Will Continents Join Together in the Future?

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In summary, according to the author, the continents will continue to drift and eventually merge together, leading to the eventual destruction of the universe.
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MillionYrsFromNow
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Sorry, very stupid question though, but will our continents drift and join together trillion years later on ? thank you.
 
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  • #2
in a trillion years, the universe will cease to exist
 
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Why do you think so ?
 
  • #4
heat death, big crunch, big rip, other theories. All about the universe being 'destoryed'

nothing about the universe surviving

estimated life time is another 15 billion years
 
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MillionYrsFromNow said:
Sorry, very stupid question though, but will our continents drift and join together trillion years later on ? thank you.

I don't know about a trillion years on, but continental drift could allow continents to merge back together to form a supercontinent, much like the old supercontinent of Pangea. Its not certain, as predicting the movement of tectonic plates in the distant future isn't possible.
 
  • #6
matthyaouw said:
I don't know about a trillion years on, but continental drift could allow continents to merge back together to form a supercontinent, much like the old supercontinent of Pangea. Its not certain, as predicting the movement of tectonic plates in the distant future isn't possible.
I find it highly unlikely. One of the factors contributing to continental drift (one of the factors about which geologists are quite certain) is the fact that heat gets trapped under continents. Heat escaping from the mantle radiates outward through the crust of the earth. Where the continents protrude up out of the oceans, the crust is thicker, so the heat does not radiate out as rapidly as it does in places where the crust is thinner. The continents behave like a blanket, trapping the heat in.

This in turn causes greater upheaval under the spot where the continent rests. It is thought that this mechanism is responsible for the initial breakup of the original supercontinent. I think this same phenominon would push the continents apart if they ever started to occupy the same area together.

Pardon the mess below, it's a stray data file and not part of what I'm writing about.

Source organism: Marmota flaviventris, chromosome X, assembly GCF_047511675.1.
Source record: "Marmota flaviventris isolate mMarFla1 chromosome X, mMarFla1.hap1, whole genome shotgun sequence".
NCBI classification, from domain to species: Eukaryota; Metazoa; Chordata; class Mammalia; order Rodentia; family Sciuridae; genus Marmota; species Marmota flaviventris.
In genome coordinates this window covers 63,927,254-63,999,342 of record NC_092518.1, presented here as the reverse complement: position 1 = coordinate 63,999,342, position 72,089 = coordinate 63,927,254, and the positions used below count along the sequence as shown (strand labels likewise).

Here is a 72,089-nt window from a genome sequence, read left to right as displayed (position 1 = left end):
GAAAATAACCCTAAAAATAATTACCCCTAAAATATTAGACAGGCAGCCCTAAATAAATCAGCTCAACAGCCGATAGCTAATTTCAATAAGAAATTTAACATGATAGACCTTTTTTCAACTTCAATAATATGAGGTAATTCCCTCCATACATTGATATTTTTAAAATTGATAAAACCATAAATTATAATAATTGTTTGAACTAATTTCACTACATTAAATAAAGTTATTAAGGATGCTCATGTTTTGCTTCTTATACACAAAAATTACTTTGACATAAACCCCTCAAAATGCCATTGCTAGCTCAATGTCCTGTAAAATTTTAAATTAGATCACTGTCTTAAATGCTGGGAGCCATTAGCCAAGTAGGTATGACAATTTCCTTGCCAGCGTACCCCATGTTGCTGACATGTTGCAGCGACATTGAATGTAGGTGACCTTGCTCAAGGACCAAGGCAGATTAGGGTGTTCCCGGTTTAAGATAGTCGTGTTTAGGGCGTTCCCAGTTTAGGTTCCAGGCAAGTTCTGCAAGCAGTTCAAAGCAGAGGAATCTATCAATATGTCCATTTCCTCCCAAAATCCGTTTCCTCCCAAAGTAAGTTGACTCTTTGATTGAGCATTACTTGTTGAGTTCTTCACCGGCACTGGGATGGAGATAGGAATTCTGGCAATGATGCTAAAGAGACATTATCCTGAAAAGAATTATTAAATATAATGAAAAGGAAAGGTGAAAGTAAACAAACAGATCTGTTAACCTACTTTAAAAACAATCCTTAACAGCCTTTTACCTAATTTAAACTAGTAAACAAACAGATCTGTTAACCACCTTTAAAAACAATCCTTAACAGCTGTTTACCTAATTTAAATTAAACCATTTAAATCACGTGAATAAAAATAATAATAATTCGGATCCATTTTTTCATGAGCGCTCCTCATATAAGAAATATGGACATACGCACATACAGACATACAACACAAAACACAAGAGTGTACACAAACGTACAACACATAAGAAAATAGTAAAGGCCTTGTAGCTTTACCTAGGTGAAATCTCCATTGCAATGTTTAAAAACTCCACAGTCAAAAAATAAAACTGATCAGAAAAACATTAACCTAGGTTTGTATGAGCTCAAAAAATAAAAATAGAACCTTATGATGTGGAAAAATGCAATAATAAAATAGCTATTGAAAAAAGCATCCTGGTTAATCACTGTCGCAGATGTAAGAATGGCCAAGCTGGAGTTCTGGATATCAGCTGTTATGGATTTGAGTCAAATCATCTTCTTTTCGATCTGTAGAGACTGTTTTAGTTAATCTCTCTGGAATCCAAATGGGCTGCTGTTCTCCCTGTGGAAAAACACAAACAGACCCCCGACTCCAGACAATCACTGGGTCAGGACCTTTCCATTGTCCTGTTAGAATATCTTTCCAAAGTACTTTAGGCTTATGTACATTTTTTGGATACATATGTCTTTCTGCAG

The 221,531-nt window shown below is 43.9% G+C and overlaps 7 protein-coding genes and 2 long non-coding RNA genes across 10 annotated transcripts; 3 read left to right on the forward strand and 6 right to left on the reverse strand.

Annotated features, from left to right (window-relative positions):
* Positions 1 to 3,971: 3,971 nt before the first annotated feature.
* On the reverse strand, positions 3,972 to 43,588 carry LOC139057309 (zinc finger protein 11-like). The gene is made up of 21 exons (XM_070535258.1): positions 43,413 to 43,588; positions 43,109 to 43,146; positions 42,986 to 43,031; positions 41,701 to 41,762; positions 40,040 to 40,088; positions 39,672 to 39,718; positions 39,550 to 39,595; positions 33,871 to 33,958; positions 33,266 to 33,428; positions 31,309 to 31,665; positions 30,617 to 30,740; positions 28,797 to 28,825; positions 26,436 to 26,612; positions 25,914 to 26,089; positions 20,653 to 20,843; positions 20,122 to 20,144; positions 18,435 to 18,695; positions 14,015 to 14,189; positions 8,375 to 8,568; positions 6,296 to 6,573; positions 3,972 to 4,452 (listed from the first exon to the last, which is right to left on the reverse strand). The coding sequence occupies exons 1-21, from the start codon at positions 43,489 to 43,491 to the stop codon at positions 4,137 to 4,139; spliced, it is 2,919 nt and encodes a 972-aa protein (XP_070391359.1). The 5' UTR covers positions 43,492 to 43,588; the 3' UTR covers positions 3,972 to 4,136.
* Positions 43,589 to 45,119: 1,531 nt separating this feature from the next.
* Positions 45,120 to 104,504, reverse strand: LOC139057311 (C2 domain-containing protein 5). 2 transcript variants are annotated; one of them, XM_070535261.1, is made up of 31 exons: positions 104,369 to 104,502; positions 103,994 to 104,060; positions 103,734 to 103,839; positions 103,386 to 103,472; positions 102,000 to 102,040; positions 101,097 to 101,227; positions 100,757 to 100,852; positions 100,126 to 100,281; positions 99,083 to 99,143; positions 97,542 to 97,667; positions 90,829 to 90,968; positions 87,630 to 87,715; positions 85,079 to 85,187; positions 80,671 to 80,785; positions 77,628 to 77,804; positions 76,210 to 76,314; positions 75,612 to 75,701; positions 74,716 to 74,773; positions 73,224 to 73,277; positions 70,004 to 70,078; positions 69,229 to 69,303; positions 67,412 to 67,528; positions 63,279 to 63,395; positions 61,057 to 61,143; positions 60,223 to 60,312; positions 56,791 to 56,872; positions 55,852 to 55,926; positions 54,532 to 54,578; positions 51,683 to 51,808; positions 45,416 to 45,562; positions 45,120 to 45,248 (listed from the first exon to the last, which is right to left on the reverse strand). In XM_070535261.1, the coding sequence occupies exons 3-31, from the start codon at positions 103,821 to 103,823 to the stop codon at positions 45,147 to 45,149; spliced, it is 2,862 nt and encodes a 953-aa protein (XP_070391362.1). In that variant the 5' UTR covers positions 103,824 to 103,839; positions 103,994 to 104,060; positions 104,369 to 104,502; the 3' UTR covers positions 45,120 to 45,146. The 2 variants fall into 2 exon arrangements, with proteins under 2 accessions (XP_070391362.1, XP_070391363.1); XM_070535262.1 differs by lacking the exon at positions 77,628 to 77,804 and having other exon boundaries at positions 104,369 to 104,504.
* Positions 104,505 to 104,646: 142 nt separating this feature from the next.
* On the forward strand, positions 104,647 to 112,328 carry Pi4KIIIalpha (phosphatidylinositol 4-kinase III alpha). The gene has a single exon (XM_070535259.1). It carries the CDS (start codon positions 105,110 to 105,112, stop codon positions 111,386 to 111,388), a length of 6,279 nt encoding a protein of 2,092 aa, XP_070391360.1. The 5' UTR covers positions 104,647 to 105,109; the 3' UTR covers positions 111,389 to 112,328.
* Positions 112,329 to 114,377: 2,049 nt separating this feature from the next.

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accumulating heat under continents has and will continue to 'fracture' large continental masses. at some point in the future, that heat (which also drives plate tectonics) will diminish and the continents will be locked into place.

erosion will then erode all the mountains and then subsequent highlands and we will be left with an Earth's surface composed of water only.
 

Related to Will Continents Join Together in the Future?

1. Will all the continents eventually merge into one large landmass?

No, it is highly unlikely that all the continents will merge into one large landmass in the future. The process of continental drift, which is responsible for the movement of continents, is a very slow process that takes millions of years. Additionally, the current distribution of continents is a result of the Earth's unique tectonic plates and their movement, which is constantly changing and may not result in a single landmass.

2. Is it possible that new continents will form in the future?

Yes, it is possible that new continents may form in the future. Continents are created through the process of continental rifting, where tectonic plates move apart and new landmasses are formed. This process is currently happening in the East African Rift, which could potentially lead to the formation of a new continent in the future.

3. Will the continents continue to drift apart?

Yes, the continents will continue to drift apart in the future. This is due to the constant movement of tectonic plates, which is driven by the Earth's internal heat and convection currents in the mantle. However, the rate of drift is very slow, typically only a few centimeters per year.

4. Can humans influence the movement of continents?

No, humans do not have the ability to influence the movement of continents. The process of continental drift is a natural geological process that is driven by forces within the Earth. While human activities such as mining and oil drilling may cause small-scale disturbances, they do not have a significant impact on the movement of continents.

5. Will the continents ever rejoin to form a supercontinent?

Yes, it is possible that the continents may rejoin to form a supercontinent in the future. This has happened multiple times in Earth's history, with the most recent supercontinent being Pangaea, which existed around 335 million years ago. However, the exact timing and configuration of future supercontinents is uncertain and will depend on the movement of tectonic plates.

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